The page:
Some commentators, even in government, believe that the output from international bodies such Codex Alimentarius
, and its sister organisations such as the OIE and the International Plant Protection Convention (IPPC), are simply guidelines, which can be accepted or rejected as the mood takes.
These three organisations, however, are a central element to the Sanitary and Phytosanitary (SPS) Agreement
, itself a central part of the WTO structure Â– but how they inter-relate is crucial to understanding how our new global government works.
As Bjorn Knudtsen (pictured) told me when we met yesterday
, the chain starts with the WTO, which is host to the international trade agreements, upon which modern trade relations are founded. However, contrary to popular perception, the WTO itself does not make detailed trading rules. Instead, it relies on organisations such as Codex
to make them in their specific sectors.
Then, in the case of a trading dispute, where a country is erecting trade (non-tariff) barriers, the WTO explores whether there is an international standard or agreement which covers the issue. If there is, conformity with international standards is deemed sufficient to permit the relevant products to be traded. Refusal to admit conforming products is deemed to be a breach of the WTO agreement.
Thus, while there is no compulsion for individual countries to adopt international standards, they have become the "pass" which permits free trade. The pressure is on, therefore, for each country within the international community to adopt these standards into their own domestic law. Increasingly, throughout the world, this is what is happening. We are moving towards a standardised, global rule book.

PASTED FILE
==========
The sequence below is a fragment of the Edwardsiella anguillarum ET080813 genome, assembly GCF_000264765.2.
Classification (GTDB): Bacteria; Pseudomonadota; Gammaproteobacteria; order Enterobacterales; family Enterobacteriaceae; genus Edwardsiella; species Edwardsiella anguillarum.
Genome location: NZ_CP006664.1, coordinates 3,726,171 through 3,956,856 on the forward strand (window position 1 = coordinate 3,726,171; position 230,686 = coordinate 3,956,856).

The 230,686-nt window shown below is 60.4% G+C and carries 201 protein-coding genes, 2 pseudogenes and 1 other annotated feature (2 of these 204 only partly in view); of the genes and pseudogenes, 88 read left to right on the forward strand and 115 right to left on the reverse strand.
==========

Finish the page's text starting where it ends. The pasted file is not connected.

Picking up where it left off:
Here, though, we are really dealing with the nuts and bolts of technical legislation, in a detail and at a level of tedium that would send ordinary mortals rushing for the exit.
No fine rhetoric or soaring vision can make anything dramatic of the "Proposed Draft Performance Criteria for Screening Methods for Marine Biotoxins in the Standard for Raw and Live Bivalve Molluscs", the "Draft Standard for Smoked Fish, Smoke-Flavoured Fish and Smoke-Dried Fish" or the "Draft Standard for Quick Frozen Scallop Adductor Muscle Meat". Yet such things are, to coin a phrase, the meat and drink of international trade.
As to the UK, in theory it is represented by the EU on most international standards bodies. This is certainly the case with Codex
where, in the main committee, the member state currently holding the presidency Â– at the moment Ireland Â– formally negotiates on behalf of the 27 member states, and approves new standards. In this, they are "assisted" by Commission officials.
However, the process is much more subtle than this. While the main committee in plenary session is the body of record, the real work goes on in the sub-groups and the task forces. There, individual member states are well-represented and, interestingly, are not accorded any preferential treatment according to who they are or their membership of any particular bloc.